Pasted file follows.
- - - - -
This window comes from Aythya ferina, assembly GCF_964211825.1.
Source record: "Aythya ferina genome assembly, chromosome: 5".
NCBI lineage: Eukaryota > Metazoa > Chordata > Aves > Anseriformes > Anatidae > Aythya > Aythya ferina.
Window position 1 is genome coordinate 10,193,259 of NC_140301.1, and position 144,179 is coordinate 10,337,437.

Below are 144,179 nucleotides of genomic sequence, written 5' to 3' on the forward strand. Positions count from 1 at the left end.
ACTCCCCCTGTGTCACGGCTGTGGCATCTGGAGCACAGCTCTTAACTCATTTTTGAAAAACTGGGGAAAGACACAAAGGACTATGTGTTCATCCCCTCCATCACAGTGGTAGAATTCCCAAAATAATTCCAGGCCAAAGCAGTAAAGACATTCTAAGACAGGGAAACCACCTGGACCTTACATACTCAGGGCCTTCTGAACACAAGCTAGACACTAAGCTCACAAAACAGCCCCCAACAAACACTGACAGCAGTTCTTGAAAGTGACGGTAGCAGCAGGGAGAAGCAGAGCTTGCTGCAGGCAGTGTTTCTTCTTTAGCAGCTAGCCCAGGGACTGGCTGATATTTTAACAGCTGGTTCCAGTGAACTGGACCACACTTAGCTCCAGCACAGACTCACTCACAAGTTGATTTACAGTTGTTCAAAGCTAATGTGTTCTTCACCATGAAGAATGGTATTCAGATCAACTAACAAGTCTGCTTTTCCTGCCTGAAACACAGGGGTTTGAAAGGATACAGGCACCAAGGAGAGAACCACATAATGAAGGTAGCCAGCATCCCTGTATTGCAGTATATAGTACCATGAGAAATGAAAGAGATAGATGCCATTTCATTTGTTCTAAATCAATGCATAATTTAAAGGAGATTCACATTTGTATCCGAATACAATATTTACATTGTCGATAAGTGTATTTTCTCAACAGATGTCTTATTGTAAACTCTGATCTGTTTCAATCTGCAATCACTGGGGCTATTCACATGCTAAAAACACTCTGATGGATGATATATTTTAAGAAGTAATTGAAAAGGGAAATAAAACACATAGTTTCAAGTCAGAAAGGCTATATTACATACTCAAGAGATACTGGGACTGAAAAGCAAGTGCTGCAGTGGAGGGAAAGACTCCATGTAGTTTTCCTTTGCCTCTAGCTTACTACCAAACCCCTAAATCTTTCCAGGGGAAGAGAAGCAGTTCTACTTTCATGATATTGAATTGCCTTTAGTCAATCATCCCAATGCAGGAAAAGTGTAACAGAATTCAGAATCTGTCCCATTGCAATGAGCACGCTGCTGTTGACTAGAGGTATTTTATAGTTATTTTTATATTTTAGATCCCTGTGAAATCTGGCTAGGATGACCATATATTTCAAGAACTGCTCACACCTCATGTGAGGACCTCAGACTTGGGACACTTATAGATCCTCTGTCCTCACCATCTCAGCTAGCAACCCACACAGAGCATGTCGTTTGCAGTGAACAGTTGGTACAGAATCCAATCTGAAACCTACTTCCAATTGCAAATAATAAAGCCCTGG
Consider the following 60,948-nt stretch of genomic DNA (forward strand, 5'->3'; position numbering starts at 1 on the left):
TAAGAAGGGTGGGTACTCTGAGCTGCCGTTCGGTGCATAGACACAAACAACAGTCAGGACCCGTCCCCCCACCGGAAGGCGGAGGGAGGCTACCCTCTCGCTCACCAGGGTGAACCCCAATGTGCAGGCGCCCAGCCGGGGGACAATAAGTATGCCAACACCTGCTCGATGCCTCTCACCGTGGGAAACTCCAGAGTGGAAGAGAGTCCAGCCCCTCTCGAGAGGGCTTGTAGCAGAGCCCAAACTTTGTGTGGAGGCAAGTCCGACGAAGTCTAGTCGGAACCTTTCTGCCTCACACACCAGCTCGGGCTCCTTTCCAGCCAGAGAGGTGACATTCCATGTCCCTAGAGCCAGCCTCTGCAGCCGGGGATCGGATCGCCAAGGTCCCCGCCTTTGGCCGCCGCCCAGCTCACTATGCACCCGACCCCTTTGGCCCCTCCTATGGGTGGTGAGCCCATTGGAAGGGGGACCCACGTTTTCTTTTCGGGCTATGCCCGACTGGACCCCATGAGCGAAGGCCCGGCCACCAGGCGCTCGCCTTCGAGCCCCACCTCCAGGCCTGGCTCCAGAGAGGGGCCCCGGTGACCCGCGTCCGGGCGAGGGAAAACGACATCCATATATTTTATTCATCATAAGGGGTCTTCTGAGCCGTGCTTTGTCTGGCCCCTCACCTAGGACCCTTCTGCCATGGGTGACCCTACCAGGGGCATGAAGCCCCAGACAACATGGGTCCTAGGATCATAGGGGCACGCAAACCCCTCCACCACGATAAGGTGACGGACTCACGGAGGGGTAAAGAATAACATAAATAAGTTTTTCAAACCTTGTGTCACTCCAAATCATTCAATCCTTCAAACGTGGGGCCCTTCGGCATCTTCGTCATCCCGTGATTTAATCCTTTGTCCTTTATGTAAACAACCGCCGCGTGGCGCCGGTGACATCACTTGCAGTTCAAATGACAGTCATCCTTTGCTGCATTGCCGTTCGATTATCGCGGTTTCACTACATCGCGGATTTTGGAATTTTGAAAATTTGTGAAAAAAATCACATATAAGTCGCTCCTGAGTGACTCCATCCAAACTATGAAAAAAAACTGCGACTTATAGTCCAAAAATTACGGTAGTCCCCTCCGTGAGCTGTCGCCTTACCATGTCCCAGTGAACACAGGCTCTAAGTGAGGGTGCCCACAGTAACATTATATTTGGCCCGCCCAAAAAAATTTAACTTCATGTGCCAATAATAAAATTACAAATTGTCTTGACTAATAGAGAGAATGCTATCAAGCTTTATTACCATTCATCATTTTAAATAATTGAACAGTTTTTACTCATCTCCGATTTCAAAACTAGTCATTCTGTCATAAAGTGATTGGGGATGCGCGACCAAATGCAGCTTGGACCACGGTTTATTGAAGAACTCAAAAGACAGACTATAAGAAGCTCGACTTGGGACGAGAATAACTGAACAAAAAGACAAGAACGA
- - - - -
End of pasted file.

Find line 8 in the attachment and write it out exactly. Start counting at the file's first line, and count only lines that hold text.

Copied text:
TAAGAAGGGTGGGTACTCTGAGCTGCCGTTCGGTGCATAGACACAAACAACAGTCAGGACCCGTCCCCCCACCGGAAGGCGGAGGGAGGCTACCCTCTCGCTCACCAGGGTGAACCCCAATGTGCAGGCGCCCAGCCGGGGGACAATAAGTATGCCAACACCTGCTCGATGCCTCTCACCGTGGGAAACTCCAGAGTGGAAGAGAGTCCAGCCCCTCTCGAGAGGGCTTGTAGCAGAGCCCAAACTTTGTGTGGAGGCAAGTCCGACGAAGTCTAGTCGGAACCTTTCTGCCTCACACACCAGCTCGGGCTCCTTTCCAGCCAGAGAGGTGACATTCCATGTCCCTAGAGCCAGCCTCTGCAGCCGGGGATCGGATCGCCAAGGTCCCCGCCTTTGGCCGCCGCCCAGCTCACTATGCACCCGACCCCTTTGGCCCCTCCTATGGGTGGTGAGCCCATTGGAAGGGGGACCCACGTTTTCTTTTCGGGCTATGCCCGACTGGACCCCATGAGCGAAGGCCCGGCCACCAGGCGCTCGCCTTCGAGCCCCACCTCCAGGCCTGGCTCCAGAGAGGGGCCCCGGTGACCCGCGTCCGGGCGAGGGAAAACGACATCCATATATTTTATTCATCATAAGGGGTCTTCTGAGCCGTGCTTTGTCTGGCCCCTCACCTAGGACCCTTCTGCCATGGGTGACCCTACCAGGGGCATGAAGCCCCAGACAACATGGGTCCTAGGATCATAGGGGCACGCAAACCCCTCCACCACGATAAGGTGACGGACTCACGGAGGGGTAAAGAATAACATAAATAAGTTTTTCAAACCTTGTGTCACTCCAAATCATTCAATCCTTCAAACGTGGGGCCCTTCGGCATCTTCGTCATCCCGTGATTTAATCCTTTGTCCTTTATGTAAACAACCGCCGCGTGGCGCCGGTGACATCACTTGCAGTTCAAATGACAGTCATCCTTTGCTGCATTGCCGTTCGATTATCGCGGTTTCACTACATCGCGGATTTTGGAATTTTGAAAATTTGTGAAAAAAATCACATATAAGTCGCTCCTGAGTGACTCCATCCAAACTATGAAAAAAAACTGCGACTTATAGTCCAAAAATTACGGTAGTCCCCTCCGTGAGCTGTCGCCTTACCATGTCCCAGTGAACACAGGCTCTAAGTGAGGGTGCCCACAGTAACATTATATTTGGCCCGCCCAAAAAAATTTAACTTCATGTGCCAATAATAAAATTACAAATTGTCTTGACTAATAGAGAGAATGCTATCAAGCTTTATTACCATTCATCATTTTAAATAATTGAACAGTTTTTACTCATCTCCGATTTCAAAACTAGTCATTCTGTCATAAAGTGATTGGGGATGCGCGACCAAATGCAGCTTGGACCACGGTTTATTGAAGAACTCAAAAGACAGACTATAAGAAGCTCGACTTGGGACGAGAATAACTGAACAAAAAGACAAGAACGA